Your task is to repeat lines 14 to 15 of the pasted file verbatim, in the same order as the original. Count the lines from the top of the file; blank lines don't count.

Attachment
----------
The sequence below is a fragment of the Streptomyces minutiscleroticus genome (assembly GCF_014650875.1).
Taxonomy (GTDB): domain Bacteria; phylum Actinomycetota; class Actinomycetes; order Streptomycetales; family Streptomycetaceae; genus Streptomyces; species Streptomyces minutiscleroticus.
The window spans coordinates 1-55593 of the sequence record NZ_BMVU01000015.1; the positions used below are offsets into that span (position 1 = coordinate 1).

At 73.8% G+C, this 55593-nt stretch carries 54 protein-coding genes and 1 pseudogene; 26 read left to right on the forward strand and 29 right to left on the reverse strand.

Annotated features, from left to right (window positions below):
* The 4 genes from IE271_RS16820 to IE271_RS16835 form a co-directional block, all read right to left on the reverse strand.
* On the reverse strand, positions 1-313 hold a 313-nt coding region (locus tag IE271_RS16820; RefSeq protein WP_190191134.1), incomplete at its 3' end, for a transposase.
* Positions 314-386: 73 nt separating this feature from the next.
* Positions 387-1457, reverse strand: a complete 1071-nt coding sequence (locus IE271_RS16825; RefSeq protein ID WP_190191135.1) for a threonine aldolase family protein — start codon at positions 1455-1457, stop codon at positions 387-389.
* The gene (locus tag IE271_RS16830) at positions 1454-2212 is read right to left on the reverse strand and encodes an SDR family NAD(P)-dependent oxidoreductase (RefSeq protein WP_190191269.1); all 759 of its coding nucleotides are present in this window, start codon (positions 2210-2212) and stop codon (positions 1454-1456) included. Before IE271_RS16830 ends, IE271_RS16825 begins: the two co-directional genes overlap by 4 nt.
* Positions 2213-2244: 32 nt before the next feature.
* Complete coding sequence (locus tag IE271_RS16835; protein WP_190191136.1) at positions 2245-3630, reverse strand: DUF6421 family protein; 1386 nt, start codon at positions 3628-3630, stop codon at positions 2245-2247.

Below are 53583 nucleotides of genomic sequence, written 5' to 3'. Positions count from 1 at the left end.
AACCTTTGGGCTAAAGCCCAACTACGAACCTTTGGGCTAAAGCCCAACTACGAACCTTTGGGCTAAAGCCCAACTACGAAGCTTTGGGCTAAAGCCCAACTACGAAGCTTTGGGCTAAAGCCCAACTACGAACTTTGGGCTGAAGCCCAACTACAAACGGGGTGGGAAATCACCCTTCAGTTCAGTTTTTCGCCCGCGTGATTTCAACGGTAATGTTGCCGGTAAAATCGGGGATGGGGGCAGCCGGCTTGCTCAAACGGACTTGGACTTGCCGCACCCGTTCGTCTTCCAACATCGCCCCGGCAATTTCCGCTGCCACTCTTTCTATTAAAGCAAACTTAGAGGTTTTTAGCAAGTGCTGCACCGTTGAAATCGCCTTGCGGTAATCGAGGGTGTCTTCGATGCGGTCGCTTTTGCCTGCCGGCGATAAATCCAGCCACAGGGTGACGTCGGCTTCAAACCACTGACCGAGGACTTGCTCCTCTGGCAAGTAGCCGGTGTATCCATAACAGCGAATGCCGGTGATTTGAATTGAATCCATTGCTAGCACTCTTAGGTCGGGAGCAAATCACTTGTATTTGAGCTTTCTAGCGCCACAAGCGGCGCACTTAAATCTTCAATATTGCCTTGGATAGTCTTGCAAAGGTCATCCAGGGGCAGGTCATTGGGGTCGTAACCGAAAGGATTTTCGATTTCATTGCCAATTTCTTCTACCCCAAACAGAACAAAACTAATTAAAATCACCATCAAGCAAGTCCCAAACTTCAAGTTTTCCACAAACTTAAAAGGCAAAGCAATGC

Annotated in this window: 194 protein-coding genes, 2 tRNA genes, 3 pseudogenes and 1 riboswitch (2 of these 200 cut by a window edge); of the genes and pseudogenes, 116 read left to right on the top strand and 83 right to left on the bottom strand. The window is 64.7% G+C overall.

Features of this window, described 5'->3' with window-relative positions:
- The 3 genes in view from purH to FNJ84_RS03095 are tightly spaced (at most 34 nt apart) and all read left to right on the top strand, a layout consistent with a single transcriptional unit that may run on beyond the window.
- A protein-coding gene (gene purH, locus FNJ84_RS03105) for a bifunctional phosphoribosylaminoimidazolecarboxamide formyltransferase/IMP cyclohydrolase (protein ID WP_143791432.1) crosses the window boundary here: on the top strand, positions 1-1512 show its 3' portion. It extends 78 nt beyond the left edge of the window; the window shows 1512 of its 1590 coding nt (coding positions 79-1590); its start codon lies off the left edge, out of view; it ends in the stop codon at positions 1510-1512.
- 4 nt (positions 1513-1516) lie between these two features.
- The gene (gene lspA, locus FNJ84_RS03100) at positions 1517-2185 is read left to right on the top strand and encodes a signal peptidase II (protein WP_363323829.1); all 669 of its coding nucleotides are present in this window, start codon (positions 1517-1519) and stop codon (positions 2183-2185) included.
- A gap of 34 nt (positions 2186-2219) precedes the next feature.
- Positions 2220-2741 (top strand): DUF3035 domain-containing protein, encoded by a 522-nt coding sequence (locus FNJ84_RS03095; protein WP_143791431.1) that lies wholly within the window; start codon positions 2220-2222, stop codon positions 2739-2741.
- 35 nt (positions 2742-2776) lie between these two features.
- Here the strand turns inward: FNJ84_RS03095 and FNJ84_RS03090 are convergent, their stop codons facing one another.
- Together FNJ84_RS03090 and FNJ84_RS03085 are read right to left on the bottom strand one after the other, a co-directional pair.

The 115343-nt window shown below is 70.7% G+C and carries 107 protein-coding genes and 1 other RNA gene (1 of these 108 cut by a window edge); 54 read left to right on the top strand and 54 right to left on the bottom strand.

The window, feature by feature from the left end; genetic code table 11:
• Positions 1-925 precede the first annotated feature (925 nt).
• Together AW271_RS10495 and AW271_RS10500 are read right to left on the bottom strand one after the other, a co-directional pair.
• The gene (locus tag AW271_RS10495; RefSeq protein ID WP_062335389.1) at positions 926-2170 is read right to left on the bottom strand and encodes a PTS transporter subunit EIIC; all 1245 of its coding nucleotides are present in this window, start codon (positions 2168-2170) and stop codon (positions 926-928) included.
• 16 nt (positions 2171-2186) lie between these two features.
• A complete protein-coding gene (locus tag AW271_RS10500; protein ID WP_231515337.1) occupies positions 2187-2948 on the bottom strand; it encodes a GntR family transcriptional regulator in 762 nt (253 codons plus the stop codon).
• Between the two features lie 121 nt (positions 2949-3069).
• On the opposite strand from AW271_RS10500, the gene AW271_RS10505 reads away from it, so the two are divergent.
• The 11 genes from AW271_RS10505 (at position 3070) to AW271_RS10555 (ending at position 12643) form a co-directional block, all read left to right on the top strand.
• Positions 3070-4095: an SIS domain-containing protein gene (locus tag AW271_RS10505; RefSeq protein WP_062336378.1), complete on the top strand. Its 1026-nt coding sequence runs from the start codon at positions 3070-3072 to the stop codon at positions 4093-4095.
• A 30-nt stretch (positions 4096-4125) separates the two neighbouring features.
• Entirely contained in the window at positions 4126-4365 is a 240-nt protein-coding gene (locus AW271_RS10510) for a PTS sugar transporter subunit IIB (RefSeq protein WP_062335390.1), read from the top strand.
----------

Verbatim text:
AACCTTTGGGCTAAAGCCCAACTACGAACCTTTGGGCTAAAGCCCAACTACGAACCTTTGGGCTAAAGCCCAACTACGAAGCTTTGGGCTAAAGCCCAACTACGAAGCTTTGGGCTAAAGCCCAACTACGAACTTTGGGCTGAAGCCCAACTACAAACGGGGTGGGAAATCACCCTTCAGTTCAGTTTTTCGCCCGCGTGATTTCAACGGTAATGTTGCCGGTAAAATCGGGGATGGGGGCAGCCGGCTTGCTCAAACGGACTTGGACTTGCCGCACCCGTTCGTCTTCCAACATCGCCCCGGCAATTTCCGCTGCCACTCTTTCTATTAAAGCAAACTTAGAGGTTTTTAGCAAGTGCTGCACCGTTGAAATCGCCTTGCGGTAATCGAGGGTGTCTTCGATGCGGTCGCTTTTGCCTGCCGGCGATAAATCCAGCCACAGGGTGACGTCGGCTTCAAACCACTGACCGAGGACTTGCTCCTCTGGCAAGTAGCCGGTGTATCCATAACAGCGAATGCCGGTGATTTGAATTGAATCCATTGCTAGCACTCTTAGGTCGGGAGCAAATCACTTGTATTTGAGCTTTCTAGCGCCACAAGCGGCGCACTTAAATCTTCAATATTGCCTTGGATAGTCTTGCAAAGGTCATCCAGGGGCAGGTCATTGGGGTCGTAACCGAAAGGATTTTCGATTTCATTGCCAATTTCTTCTACCCCAAACAGAACAAAACTAATTAAAATCACCATCAAGCAAGTCCCAAACTTCAAGTTTTCCACAAACTTAAAAGGCAAAGCAATGC

Annotated in this window: 194 protein-coding genes, 2 tRNA genes, 3 pseudogenes and 1 riboswitch (2 of these 200 cut by a window edge); of the genes and pseudogenes, 116 read left to right on the top strand and 83 right to left on the bottom strand. The window is 64.7% G+C overall.